Month: May 2020

30 May 2020

Soil Results “Leyed” Out

Soil Results “Leyed” Out

In our pursuit of being a truly generative farm, we’ve been practicing and studying a pre-industrialized farming method called Ley farming. This is a rotational technique in which crops, forage, and animals are all used in various stages in a field’s life cycle to increase the fertility and the health of the soil. Our research team recently collected soil samples as part of our ongoing Ley Field Research Project in which we are studying the benefits of integrating crop and livestock systems. Samples were taken from two fields,  both in different stages of the Ley rotation system. Field one (GALR1) had been recently grazed by cattle, while the second field (GALR2) had just finished two years of crop production. The samples were sent in for analyses on soil health and nutrients. The table below displays the results of select soil measurement.

The results from fields that had been recently grazed (GALR1) compared to fields coming off two years of crop production (GALR2) showed some interesting trends. GALR2 had the lowest levels of organic matter (providing nutrients and habitat to soil organisms) and trace minerals (key elements in plant growth), which is to be expected after two years of plant production. Conversely, GALR1 had much higher levels of organic matter and trace minerals. Results indicate cattle can increase organic matter by manure and plant incorporation into the soil. Cattle may also be cycling the trace minerals by consuming and then returning them to the soil. The soil health score ranges from 0-30 and the higher the number the better the soil is, but anything above a 7 is considered to be healthy. Although both fields have healthy soil,  GALR2 did have a lower score, consistent with other measurements.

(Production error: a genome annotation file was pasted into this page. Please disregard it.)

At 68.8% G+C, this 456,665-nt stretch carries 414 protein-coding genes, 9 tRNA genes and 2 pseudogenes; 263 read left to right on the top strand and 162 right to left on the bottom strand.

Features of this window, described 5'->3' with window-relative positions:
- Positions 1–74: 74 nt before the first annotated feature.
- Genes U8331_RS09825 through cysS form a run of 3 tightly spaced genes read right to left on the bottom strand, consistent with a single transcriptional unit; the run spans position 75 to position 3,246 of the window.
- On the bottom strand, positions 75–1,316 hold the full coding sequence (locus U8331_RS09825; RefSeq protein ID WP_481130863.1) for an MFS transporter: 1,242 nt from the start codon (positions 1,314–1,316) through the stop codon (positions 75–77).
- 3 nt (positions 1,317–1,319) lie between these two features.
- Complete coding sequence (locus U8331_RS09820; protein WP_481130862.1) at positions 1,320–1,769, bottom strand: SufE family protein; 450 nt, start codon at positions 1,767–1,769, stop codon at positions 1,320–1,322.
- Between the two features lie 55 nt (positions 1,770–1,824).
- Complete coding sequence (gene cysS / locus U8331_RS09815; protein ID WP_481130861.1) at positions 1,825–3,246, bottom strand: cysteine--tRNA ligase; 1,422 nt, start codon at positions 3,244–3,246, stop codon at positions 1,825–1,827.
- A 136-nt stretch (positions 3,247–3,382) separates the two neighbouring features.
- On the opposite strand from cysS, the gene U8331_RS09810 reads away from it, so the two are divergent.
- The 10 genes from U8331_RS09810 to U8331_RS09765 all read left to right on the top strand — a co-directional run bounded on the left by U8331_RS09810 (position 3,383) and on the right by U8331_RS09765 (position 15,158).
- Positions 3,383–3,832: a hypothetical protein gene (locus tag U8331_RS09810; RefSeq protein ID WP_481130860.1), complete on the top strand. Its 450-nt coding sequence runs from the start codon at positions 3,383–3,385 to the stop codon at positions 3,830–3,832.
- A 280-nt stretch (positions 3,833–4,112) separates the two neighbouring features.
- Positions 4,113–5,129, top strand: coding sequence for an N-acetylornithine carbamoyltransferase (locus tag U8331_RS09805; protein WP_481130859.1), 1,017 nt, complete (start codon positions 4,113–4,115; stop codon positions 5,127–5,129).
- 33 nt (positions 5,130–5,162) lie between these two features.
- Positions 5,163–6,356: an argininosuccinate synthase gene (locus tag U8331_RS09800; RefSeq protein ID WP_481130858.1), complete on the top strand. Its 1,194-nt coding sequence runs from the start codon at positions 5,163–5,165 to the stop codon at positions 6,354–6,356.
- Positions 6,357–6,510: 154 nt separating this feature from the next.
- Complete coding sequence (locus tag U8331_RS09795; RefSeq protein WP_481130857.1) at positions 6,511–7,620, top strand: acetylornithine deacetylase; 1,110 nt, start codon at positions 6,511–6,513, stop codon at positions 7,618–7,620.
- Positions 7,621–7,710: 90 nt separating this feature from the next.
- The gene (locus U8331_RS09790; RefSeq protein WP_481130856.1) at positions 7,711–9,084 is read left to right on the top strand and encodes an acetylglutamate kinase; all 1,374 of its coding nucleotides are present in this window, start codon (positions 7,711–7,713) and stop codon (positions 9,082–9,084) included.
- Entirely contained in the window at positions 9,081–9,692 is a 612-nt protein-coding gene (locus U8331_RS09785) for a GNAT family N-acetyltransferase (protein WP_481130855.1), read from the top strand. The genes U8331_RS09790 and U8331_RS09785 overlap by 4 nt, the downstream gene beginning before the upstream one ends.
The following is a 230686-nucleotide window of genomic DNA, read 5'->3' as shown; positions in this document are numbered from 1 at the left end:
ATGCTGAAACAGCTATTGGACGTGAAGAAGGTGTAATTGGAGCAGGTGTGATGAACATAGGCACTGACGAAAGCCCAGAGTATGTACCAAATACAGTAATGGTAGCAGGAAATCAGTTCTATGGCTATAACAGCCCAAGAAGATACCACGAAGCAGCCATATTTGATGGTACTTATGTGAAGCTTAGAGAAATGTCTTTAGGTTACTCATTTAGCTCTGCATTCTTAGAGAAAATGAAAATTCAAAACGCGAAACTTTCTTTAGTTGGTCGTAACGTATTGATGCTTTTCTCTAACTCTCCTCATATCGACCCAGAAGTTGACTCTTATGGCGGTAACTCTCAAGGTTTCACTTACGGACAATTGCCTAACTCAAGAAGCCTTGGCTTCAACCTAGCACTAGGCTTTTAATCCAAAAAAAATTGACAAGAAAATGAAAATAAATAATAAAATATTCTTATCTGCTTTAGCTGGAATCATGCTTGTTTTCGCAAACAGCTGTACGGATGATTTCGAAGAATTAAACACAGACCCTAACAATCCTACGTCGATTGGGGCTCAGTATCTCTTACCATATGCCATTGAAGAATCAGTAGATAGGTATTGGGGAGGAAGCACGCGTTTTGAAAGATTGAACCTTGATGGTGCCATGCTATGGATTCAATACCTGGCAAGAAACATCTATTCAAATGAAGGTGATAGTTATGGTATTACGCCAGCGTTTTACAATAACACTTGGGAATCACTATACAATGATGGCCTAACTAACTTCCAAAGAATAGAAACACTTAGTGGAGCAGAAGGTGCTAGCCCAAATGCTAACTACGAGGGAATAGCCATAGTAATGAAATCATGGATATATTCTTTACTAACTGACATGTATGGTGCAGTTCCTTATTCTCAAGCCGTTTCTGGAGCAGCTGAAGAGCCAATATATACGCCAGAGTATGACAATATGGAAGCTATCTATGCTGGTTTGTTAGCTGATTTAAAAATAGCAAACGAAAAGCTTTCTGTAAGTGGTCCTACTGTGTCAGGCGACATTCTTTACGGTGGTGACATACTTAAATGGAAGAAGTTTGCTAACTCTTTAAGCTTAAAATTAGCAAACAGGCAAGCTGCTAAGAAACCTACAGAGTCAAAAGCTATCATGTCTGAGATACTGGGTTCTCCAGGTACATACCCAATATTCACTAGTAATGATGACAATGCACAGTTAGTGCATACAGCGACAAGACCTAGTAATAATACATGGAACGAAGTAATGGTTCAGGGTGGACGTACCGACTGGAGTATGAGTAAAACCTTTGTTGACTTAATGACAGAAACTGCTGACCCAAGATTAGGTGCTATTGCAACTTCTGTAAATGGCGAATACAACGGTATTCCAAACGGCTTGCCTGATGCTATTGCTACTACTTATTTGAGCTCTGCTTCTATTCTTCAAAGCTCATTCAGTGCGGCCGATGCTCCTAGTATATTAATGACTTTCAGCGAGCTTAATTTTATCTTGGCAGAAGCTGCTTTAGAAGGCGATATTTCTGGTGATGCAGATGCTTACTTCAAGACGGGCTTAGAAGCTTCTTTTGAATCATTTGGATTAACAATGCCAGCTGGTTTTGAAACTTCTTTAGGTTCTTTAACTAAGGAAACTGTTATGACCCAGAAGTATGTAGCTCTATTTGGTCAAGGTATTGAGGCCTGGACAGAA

–Chad G.

Select soil results are presented from Ley Field soil samples.

Ley Field Soil Organic Matter % Soil Health Calculation Cobalt ppm Molybdenum ppm
GALR1 4.1 22.99 0.63 0.71
GALR2 3.8 16.99 0.49 0.02
27 May 2020

Life of a Tadpole

Life of a Tadpole

You step into the warm sun on a late spring afternoon. As you walk along the edge of a shallow pond, you hear the distinctive ‘PLOP’ of a frog jumping to the safety of the cool waters. You glance down into the water and see the surface looks as if it is almost alive- the surface is writhing and wriggling in the shallows. Upon closer inspection, you see hundreds, if not thousands of tiny tadpoles!

Tadpoles have captured the attention and imagination of all ages, from toddlers to adults.

It’s hard for us to grasp how that tiny squirming speck will one day become an adult frog or toad. Did you know that Ohio is home to 15 species of frogs and toads? Every one of those species must seek out a water source and go through complete metamorphosis: from egg to tadpole to froglet to adult. One of our loudest and largest residents exemplifies the stages of a tadpole quite well. Let’s check out the life cycle of our bullfrog!

On a warm spring or early summer night, a female bullfrog can lay up to 20,000 eggs! She will lay these eggs in different clutches with varying amounts of eggs in each. As those tiny tadpoles start to take shape, they hatch out in one to three weeks. Interestingly, the amount of time needed to emerge largely depends on the temperature. The warmer it is, the faster the tadpoles will develop. Once the tadpoles hatch out, it’s growing time. Young tadpoles spend their days munching on dead vegetation and occasionally other dead tadpoles! Tadpoles breathe using their gills, which are covered by a skin flap to protect this sensitive organ. Those gills don’t stick around forever. At just four weeks, tadpoles start to develop lungs. However, their gills do not disappear until they are almost ready to transition to an adult frog. Could you imagine being able to breathe in two different ways? Tadpoles get to “test drive” their lungs long before they depend on them. If you ever see tadpoles swimming to the surface and darting back down, then you are witnessing a tadpole learning to breathe from its lungs.